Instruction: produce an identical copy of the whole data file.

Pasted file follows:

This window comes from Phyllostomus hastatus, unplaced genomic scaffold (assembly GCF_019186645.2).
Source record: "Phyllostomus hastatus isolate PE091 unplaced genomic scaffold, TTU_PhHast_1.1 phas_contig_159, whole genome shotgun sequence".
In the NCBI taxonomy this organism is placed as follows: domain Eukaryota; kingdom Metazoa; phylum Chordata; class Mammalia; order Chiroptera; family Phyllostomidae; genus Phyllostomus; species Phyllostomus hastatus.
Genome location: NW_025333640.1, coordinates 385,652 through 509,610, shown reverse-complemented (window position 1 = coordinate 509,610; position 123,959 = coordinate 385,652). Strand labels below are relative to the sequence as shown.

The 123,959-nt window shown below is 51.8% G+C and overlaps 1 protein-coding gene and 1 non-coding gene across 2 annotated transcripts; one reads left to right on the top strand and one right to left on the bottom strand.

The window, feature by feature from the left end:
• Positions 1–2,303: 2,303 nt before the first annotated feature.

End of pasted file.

This window comes from Phyllostomus hastatus, unplaced genomic scaffold (assembly GCF_019186645.2).
Source record: "Phyllostomus hastatus isolate PE091 unplaced genomic scaffold, TTU_PhHast_1.1 phas_contig_159, whole genome shotgun sequence".
In the NCBI taxonomy this organism is placed as follows: domain Eukaryota; kingdom Metazoa; phylum Chordata; class Mammalia; order Chiroptera; family Phyllostomidae; genus Phyllostomus; species Phyllostomus hastatus.
Genome location: NW_025333640.1, coordinates 385,652 through 509,610, shown reverse-complemented (window position 1 = coordinate 509,610; position 123,959 = coordinate 385,652). Strand labels below are relative to the sequence as shown.

The 123,959-nt window shown below is 51.8% G+C and overlaps 1 protein-coding gene and 1 non-coding gene across 2 annotated transcripts; one reads left to right on the top strand and one right to left on the bottom strand.

The window, feature by feature from the left end:
• Positions 1–2,303: 2,303 nt before the first annotated feature.